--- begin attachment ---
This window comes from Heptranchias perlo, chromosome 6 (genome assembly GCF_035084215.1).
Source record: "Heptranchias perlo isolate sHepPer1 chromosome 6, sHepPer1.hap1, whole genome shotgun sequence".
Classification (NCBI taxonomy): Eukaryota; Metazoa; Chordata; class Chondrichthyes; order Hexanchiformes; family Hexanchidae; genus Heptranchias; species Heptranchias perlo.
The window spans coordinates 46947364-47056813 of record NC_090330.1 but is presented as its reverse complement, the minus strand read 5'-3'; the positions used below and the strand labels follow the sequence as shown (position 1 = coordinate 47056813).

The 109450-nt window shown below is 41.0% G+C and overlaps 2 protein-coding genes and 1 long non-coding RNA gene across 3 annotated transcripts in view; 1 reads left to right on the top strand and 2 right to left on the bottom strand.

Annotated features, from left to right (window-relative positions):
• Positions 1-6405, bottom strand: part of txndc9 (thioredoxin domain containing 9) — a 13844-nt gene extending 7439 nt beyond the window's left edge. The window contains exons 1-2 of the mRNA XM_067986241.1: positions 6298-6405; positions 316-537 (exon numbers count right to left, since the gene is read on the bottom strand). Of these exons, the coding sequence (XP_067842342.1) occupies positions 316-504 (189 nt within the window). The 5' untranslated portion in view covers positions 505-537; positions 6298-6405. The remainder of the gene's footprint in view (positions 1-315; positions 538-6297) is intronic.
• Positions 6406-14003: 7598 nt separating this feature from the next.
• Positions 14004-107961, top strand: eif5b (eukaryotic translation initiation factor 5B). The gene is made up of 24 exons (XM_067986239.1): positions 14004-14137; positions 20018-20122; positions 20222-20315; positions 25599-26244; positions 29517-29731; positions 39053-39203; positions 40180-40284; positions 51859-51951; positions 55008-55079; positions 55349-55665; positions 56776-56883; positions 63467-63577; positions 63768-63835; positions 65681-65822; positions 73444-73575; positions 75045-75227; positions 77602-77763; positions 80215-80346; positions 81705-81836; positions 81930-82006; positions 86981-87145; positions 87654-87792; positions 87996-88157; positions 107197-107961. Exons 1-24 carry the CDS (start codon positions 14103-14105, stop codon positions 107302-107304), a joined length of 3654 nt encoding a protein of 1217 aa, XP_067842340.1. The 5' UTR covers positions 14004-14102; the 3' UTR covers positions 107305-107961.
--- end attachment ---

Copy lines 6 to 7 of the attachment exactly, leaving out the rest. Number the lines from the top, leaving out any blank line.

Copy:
Annotated features, from left to right (window-relative positions):
• Positions 1-6405, bottom strand: part of txndc9 (thioredoxin domain containing 9) — a 13844-nt gene extending 7439 nt beyond the window's left edge. The window contains exons 1-2 of the mRNA XM_067986241.1: positions 6298-6405; positions 316-537 (exon numbers count right to left, since the gene is read on the bottom strand). Of these exons, the coding sequence (XP_067842342.1) occupies positions 316-504 (189 nt within the window). The 5' untranslated portion in view covers positions 505-537; positions 6298-6405. The remainder of the gene's footprint in view (positions 1-315; positions 538-6297) is intronic.